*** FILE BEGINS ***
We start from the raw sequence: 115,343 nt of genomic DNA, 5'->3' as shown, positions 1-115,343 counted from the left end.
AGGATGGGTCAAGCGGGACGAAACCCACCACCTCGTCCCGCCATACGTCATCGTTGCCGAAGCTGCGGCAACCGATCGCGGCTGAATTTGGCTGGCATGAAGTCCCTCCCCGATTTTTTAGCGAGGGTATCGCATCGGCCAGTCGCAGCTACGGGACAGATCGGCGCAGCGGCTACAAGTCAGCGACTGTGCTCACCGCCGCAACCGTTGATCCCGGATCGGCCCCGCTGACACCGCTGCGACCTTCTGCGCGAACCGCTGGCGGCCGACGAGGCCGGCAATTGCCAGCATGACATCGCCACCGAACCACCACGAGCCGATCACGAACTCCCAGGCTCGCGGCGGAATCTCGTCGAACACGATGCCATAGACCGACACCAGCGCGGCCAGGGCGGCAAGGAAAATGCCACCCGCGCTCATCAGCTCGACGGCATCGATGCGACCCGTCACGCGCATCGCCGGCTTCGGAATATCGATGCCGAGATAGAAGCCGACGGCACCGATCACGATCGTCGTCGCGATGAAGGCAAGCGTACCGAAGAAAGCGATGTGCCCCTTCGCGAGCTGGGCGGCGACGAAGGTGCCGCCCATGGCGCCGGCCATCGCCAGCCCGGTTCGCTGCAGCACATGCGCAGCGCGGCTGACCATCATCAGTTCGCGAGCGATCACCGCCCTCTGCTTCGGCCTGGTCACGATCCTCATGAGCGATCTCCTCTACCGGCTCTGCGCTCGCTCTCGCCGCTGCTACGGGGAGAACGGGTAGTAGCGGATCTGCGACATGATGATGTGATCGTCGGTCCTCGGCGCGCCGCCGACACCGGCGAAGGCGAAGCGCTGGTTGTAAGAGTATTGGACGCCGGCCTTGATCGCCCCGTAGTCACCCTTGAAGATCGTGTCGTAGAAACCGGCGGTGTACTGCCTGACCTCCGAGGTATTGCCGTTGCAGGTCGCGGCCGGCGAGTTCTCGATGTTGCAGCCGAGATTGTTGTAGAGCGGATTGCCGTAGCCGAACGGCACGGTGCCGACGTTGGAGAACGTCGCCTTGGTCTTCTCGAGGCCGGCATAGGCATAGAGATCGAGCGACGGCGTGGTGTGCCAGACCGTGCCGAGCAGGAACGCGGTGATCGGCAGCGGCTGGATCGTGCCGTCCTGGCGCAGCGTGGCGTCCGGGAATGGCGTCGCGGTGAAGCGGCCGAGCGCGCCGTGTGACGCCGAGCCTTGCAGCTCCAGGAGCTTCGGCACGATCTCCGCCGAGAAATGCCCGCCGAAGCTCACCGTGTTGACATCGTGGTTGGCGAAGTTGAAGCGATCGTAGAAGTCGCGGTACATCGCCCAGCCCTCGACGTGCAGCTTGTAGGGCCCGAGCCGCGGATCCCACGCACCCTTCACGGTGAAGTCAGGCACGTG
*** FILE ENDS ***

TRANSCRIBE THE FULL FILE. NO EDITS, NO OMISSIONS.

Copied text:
We start from the raw sequence: 115,343 nt of genomic DNA, 5'->3' as shown, positions 1-115,343 counted from the left end.
AGGATGGGTCAAGCGGGACGAAACCCACCACCTCGTCCCGCCATACGTCATCGTTGCCGAAGCTGCGGCAACCGATCGCGGCTGAATTTGGCTGGCATGAAGTCCCTCCCCGATTTTTTAGCGAGGGTATCGCATCGGCCAGTCGCAGCTACGGGACAGATCGGCGCAGCGGCTACAAGTCAGCGACTGTGCTCACCGCCGCAACCGTTGATCCCGGATCGGCCCCGCTGACACCGCTGCGACCTTCTGCGCGAACCGCTGGCGGCCGACGAGGCCGGCAATTGCCAGCATGACATCGCCACCGAACCACCACGAGCCGATCACGAACTCCCAGGCTCGCGGCGGAATCTCGTCGAACACGATGCCATAGACCGACACCAGCGCGGCCAGGGCGGCAAGGAAAATGCCACCCGCGCTCATCAGCTCGACGGCATCGATGCGACCCGTCACGCGCATCGCCGGCTTCGGAATATCGATGCCGAGATAGAAGCCGACGGCACCGATCACGATCGTCGTCGCGATGAAGGCAAGCGTACCGAAGAAAGCGATGTGCCCCTTCGCGAGCTGGGCGGCGACGAAGGTGCCGCCCATGGCGCCGGCCATCGCCAGCCCGGTTCGCTGCAGCACATGCGCAGCGCGGCTGACCATCATCAGTTCGCGAGCGATCACCGCCCTCTGCTTCGGCCTGGTCACGATCCTCATGAGCGATCTCCTCTACCGGCTCTGCGCTCGCTCTCGCCGCTGCTACGGGGAGAACGGGTAGTAGCGGATCTGCGACATGATGATGTGATCGTCGGTCCTCGGCGCGCCGCCGACACCGGCGAAGGCGAAGCGCTGGTTGTAAGAGTATTGGACGCCGGCCTTGATCGCCCCGTAGTCACCCTTGAAGATCGTGTCGTAGAAACCGGCGGTGTACTGCCTGACCTCCGAGGTATTGCCGTTGCAGGTCGCGGCCGGCGAGTTCTCGATGTTGCAGCCGAGATTGTTGTAGAGCGGATTGCCGTAGCCGAACGGCACGGTGCCGACGTTGGAGAACGTCGCCTTGGTCTTCTCGAGGCCGGCATAGGCATAGAGATCGAGCGACGGCGTGGTGTGCCAGACCGTGCCGAGCAGGAACGCGGTGATCGGCAGCGGCTGGATCGTGCCGTCCTGGCGCAGCGTGGCGTCCGGGAATGGCGTCGCGGTGAAGCGGCCGAGCGCGCCGTGTGACGCCGAGCCTTGCAGCTCCAGGAGCTTCGGCACGATCTCCGCCGAGAAATGCCCGCCGAAGCTCACCGTGTTGACATCGTGGTTGGCGAAGTTGAAGCGATCGTAGAAGTCGCGGTACATCGCCCAGCCCTCGACGTGCAGCTTGTAGGGCCCGAGCCGCGGATCCCACGCACCCTTCACGGTGAAGTCAGGCACGTG